Are you struggling to provide regular meaningful learning metrics to your business leaders? Whether it is to communicate compliance, demonstrate increased demand for learning or prove the value of your service to the business, the need to provide learning metrics impacts all of us. The question is, do you have a learning metrics strategy? Or are you always in reactive mode? I propose that you get ahead of the need to provide metrics by designing a strategy that supports your needs and the needs of your stakeholders – internal or external. The framework for designing your learning strategy is simple: Focus on the four Ps: people, platforms, processes and product.

First, determine the people – the key learning metrics stakeholders. They can be people in your business who are pulling learning data (e.g. functional learning teams) as well as the recipients of the final product (e.g. internal or external customers and clients, business leaders, or auditors and legal representatives). Second, identify the platforms – the systems that are capturing the learning data. They could be under your roof or run by a third party. Third, outline the processes – the steps that you and others are taking to collect learning data from the various platforms and provide them in a digestible format. Fourth, determine your final product – the learning data points and metrics that are the most meaningful for your people.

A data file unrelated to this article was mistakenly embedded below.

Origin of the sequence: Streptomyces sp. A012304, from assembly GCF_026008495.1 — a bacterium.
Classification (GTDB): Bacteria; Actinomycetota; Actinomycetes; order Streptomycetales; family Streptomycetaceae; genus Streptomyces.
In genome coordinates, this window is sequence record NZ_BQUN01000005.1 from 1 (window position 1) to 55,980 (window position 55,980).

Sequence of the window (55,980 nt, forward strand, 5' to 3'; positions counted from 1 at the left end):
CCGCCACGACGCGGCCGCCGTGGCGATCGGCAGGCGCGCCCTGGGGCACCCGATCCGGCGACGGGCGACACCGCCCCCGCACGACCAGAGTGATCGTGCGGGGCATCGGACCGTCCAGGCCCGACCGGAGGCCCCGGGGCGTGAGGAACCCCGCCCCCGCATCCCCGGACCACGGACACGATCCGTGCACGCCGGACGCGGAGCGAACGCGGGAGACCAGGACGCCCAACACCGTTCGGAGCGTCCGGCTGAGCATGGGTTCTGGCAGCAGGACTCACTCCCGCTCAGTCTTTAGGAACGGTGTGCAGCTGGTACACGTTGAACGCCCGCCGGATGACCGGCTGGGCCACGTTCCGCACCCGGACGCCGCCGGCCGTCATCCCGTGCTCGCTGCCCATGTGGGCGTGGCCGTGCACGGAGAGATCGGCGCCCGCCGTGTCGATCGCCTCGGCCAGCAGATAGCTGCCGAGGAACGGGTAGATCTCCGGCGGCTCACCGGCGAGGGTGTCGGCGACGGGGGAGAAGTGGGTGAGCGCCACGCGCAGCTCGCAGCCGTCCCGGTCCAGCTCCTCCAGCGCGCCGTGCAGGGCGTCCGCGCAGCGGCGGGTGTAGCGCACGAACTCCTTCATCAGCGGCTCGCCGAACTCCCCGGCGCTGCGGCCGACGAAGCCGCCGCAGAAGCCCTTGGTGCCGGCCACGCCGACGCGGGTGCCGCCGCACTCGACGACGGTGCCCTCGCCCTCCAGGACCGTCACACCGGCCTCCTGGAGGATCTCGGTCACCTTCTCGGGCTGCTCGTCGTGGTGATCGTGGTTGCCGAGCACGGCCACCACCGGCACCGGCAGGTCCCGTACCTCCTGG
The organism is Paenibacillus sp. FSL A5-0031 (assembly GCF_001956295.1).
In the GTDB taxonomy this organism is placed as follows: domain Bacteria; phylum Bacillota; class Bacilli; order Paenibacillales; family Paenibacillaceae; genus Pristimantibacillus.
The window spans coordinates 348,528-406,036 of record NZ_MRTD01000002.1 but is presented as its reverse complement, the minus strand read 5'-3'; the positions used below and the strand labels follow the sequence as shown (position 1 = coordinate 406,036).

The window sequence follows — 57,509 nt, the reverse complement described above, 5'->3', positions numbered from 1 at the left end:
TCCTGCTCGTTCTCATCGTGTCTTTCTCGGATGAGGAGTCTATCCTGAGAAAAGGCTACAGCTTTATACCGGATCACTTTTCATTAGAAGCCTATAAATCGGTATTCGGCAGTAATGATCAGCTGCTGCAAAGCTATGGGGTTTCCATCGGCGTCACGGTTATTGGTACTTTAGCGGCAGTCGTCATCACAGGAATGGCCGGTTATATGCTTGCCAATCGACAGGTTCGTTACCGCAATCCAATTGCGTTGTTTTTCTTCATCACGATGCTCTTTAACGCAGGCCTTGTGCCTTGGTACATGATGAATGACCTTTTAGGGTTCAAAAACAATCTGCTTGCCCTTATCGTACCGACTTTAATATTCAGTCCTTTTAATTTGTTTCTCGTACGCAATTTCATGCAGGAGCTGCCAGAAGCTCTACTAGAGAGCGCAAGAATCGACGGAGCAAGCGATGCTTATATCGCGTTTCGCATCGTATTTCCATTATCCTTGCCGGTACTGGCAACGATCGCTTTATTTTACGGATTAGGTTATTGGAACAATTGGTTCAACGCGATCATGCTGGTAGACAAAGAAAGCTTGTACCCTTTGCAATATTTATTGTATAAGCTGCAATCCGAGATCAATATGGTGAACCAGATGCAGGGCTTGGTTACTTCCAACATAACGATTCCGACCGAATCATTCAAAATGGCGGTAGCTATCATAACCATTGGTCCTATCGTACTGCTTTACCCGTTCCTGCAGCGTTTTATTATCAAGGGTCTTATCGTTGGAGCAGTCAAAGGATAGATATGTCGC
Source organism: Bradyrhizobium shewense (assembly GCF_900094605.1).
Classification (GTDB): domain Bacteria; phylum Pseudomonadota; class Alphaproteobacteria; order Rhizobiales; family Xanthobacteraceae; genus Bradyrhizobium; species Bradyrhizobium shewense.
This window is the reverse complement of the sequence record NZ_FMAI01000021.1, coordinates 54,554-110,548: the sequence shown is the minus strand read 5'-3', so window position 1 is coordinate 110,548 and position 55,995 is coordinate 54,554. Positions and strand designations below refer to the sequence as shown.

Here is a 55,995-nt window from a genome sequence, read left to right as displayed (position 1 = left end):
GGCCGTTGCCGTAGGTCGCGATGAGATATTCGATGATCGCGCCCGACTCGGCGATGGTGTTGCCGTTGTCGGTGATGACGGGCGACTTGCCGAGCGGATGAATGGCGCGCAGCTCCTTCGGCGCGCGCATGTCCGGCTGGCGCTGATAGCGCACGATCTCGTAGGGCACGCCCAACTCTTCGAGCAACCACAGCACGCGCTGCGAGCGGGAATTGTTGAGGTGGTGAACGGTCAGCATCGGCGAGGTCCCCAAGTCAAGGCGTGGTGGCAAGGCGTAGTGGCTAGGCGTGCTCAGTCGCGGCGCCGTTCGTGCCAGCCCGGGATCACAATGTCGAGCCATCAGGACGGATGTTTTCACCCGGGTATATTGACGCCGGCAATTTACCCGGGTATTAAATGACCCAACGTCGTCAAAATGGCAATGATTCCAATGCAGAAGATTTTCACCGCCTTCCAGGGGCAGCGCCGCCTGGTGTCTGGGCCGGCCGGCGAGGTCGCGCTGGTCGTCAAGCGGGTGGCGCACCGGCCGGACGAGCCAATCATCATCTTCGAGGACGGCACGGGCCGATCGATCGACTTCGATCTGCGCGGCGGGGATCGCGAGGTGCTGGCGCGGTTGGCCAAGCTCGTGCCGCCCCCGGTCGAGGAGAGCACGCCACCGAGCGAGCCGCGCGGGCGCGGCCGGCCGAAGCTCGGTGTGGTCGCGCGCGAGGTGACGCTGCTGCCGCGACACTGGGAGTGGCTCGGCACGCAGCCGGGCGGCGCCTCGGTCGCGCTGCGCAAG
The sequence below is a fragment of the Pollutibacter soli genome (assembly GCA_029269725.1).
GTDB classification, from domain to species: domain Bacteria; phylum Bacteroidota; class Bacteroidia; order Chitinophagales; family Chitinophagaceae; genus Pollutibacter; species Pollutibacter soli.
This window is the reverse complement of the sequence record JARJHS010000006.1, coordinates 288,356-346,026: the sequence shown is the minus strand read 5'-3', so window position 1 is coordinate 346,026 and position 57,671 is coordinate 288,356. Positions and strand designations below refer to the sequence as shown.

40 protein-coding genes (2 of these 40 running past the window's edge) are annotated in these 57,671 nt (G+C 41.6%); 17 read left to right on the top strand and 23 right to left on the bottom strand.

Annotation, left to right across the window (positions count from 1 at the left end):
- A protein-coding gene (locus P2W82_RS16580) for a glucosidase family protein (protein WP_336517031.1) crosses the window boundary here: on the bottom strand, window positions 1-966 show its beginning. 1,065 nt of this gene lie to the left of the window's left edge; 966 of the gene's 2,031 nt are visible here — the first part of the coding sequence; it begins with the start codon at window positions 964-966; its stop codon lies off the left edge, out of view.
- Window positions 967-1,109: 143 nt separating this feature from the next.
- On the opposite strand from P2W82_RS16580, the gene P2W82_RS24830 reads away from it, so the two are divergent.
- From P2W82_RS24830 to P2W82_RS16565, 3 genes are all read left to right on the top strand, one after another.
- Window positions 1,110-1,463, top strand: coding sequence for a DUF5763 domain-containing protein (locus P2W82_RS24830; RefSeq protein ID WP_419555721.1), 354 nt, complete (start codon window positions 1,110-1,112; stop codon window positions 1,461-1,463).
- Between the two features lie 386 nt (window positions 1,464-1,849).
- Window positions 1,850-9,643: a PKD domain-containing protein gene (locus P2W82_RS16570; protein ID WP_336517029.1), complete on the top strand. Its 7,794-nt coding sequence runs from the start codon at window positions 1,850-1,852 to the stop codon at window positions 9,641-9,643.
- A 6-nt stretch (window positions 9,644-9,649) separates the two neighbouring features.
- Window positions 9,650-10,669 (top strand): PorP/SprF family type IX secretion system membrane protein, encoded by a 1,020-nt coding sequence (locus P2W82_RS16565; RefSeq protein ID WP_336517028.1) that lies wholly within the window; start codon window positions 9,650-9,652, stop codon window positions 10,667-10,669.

Once you determine your people, set up meetings with each person on that list. These meetings are designed to gather all the needed information under the other three Ps by asking probing questions:

  • What platforms or systems are being used to capture the learning data that need to be pulled? Are there more than one? Are they accessible to you?
  • What are the step-by-step processes that you are taking to pull all the learning data that you need? How often do you go through each process?
  • What types of learning data do you currently request, and why?
  • What is the best format in which to receive learning data and metrics?
  • Do you share the learning data and metrics with anyone? If so, whom?
  • What learning data or metrics could best inform you on specific development needs? What learning data or metrics could best inform you in making long-term strategy decisions?

Once you have completed the interviews, look for ways to simplify existing processes and consolidate platforms. Look for similarities and outliers in the final product that the people need. This list could be vast, so focus first on the learning data and metrics that fulfill compliance requirement(s). Then, focus on the learning data and metrics that will enable you to show impact to the business and inform specific development needs and long-term strategy. Finally, identify any other learning data and metrics that are commonly requested but not as purposeful.

With this information, write your learning metrics strategy statement. Here’s an example:

“The (team name) will provide quarterly metrics to ensure (company name) is in compliance with (specific regulations) and equipped with the key learning metrics to impact the development of our employees and the success of our business.”

Underneath the statement, list all the details and expressed needs that support that statement.

Now, what are you waiting for? Start designing your learning strategy today!

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